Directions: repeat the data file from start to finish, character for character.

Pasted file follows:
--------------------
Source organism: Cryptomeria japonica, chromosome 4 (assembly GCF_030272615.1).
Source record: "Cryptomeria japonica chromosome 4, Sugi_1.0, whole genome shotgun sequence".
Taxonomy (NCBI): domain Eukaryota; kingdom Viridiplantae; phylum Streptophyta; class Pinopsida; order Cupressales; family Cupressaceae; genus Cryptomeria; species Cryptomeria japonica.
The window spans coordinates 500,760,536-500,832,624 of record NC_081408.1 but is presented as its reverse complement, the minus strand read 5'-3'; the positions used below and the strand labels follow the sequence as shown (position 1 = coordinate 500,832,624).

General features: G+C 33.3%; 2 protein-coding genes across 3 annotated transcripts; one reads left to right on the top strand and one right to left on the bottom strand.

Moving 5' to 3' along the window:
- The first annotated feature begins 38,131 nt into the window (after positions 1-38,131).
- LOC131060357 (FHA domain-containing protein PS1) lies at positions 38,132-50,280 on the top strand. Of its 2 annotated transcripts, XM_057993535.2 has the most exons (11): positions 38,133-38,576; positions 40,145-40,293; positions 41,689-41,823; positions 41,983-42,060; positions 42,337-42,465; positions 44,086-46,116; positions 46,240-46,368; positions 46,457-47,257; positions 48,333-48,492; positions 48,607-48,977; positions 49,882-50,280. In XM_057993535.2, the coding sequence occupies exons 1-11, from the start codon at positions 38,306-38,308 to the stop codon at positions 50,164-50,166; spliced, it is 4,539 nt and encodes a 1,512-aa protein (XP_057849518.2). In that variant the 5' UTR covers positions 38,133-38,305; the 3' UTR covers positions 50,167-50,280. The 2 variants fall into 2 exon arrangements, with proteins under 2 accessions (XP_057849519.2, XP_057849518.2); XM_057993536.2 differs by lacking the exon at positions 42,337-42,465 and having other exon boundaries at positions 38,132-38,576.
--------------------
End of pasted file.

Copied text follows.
Source organism: Cryptomeria japonica, chromosome 4 (assembly GCF_030272615.1).
Source record: "Cryptomeria japonica chromosome 4, Sugi_1.0, whole genome shotgun sequence".
Taxonomy (NCBI): domain Eukaryota; kingdom Viridiplantae; phylum Streptophyta; class Pinopsida; order Cupressales; family Cupressaceae; genus Cryptomeria; species Cryptomeria japonica.
The window spans coordinates 500,760,536-500,832,624 of record NC_081408.1 but is presented as its reverse complement, the minus strand read 5'-3'; the positions used below and the strand labels follow the sequence as shown (position 1 = coordinate 500,832,624).

General features: G+C 33.3%; 2 protein-coding genes across 3 annotated transcripts; one reads left to right on the top strand and one right to left on the bottom strand.

Moving 5' to 3' along the window:
- The first annotated feature begins 38,131 nt into the window (after positions 1-38,131).
- LOC131060357 (FHA domain-containing protein PS1) lies at positions 38,132-50,280 on the top strand. Of its 2 annotated transcripts, XM_057993535.2 has the most exons (11): positions 38,133-38,576; positions 40,145-40,293; positions 41,689-41,823; positions 41,983-42,060; positions 42,337-42,465; positions 44,086-46,116; positions 46,240-46,368; positions 46,457-47,257; positions 48,333-48,492; positions 48,607-48,977; positions 49,882-50,280. In XM_057993535.2, the coding sequence occupies exons 1-11, from the start codon at positions 38,306-38,308 to the stop codon at positions 50,164-50,166; spliced, it is 4,539 nt and encodes a 1,512-aa protein (XP_057849518.2). In that variant the 5' UTR covers positions 38,133-38,305; the 3' UTR covers positions 50,167-50,280. The 2 variants fall into 2 exon arrangements, with proteins under 2 accessions (XP_057849519.2, XP_057849518.2); XM_057993536.2 differs by lacking the exon at positions 42,337-42,465 and having other exon boundaries at positions 38,132-38,576.